Sina Zekavat – Becoming A Post-Soviet City: Social Housing And Urban Planning In Yerevan

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Map 1: First official map of Yerevan published in 1920 prior to the implementation of Tamanian’s radial plan.

Map 1: First official map of Yerevan published in 1920 prior to the implementation of Tamanian’s radial plan.

ajammc.com. April 2014. It is impossible to walk around Yerevan today and not notice the melancholic presence of one building typology across this rapidly changing urban landscape: The Soviet social housing block. Far from being a clean break from the past, the Soviet housing legacy remains highly present and influential in the daily experience of Yerevan. These grey and often crumbling buildings constitute the largest share of housing in Armenia. Unlike some countries with longer capitalist heritages where social housing has become marginalized as a place for the poor, in Yerevan and in many other post-socialist Eurasian cities like Baku, Tbilisi and Tashkent, these housing blocks still provide the most common and accessible living conditions for average citizens.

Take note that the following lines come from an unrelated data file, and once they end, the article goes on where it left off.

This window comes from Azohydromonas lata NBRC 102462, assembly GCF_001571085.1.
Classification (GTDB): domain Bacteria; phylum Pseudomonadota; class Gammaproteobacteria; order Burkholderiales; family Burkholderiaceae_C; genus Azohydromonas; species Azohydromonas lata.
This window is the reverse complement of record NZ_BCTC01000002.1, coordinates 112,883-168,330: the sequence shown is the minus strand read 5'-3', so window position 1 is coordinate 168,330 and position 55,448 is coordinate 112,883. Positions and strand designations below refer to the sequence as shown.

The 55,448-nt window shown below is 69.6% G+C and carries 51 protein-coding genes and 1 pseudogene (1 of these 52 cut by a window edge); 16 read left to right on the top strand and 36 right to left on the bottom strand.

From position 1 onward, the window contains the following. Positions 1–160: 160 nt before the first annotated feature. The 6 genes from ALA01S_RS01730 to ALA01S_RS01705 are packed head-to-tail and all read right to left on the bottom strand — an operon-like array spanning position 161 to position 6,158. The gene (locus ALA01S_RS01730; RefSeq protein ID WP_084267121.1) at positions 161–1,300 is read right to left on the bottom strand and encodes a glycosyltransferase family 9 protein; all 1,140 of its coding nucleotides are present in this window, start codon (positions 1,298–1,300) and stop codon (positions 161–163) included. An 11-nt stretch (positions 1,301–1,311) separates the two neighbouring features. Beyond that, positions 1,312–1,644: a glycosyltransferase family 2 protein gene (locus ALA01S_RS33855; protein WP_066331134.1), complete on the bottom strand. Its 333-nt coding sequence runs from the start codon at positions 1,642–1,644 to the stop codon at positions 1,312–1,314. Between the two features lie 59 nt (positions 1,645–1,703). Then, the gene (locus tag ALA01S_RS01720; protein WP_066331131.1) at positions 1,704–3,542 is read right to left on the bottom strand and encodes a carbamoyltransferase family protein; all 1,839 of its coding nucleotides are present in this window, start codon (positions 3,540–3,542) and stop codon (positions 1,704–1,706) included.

Through careful observation of Yerevan’s Soviet housing legacy as well as Yerevan’s current transformations this article aims to explore the slow decay of socialism as a complex and multilayered process that symbolizes not simply the death of a particular utopia or ideology but also the emergence of new, and often conflicting, notions of belonging and nationhood.

Yerevan is the capital and the largest city of Armenia. With a population of 1.117 million, it contains approximately 34% of the total population and 54% of the urban population of Armenia. The city’s origin dates back to the 8th century BC when settlements started to grow along the banks of Hrazdan River at the northeast of the Ararat plain.

Read more: http://ajammc.com/yerevan-becoming-a-post-soviet-city/

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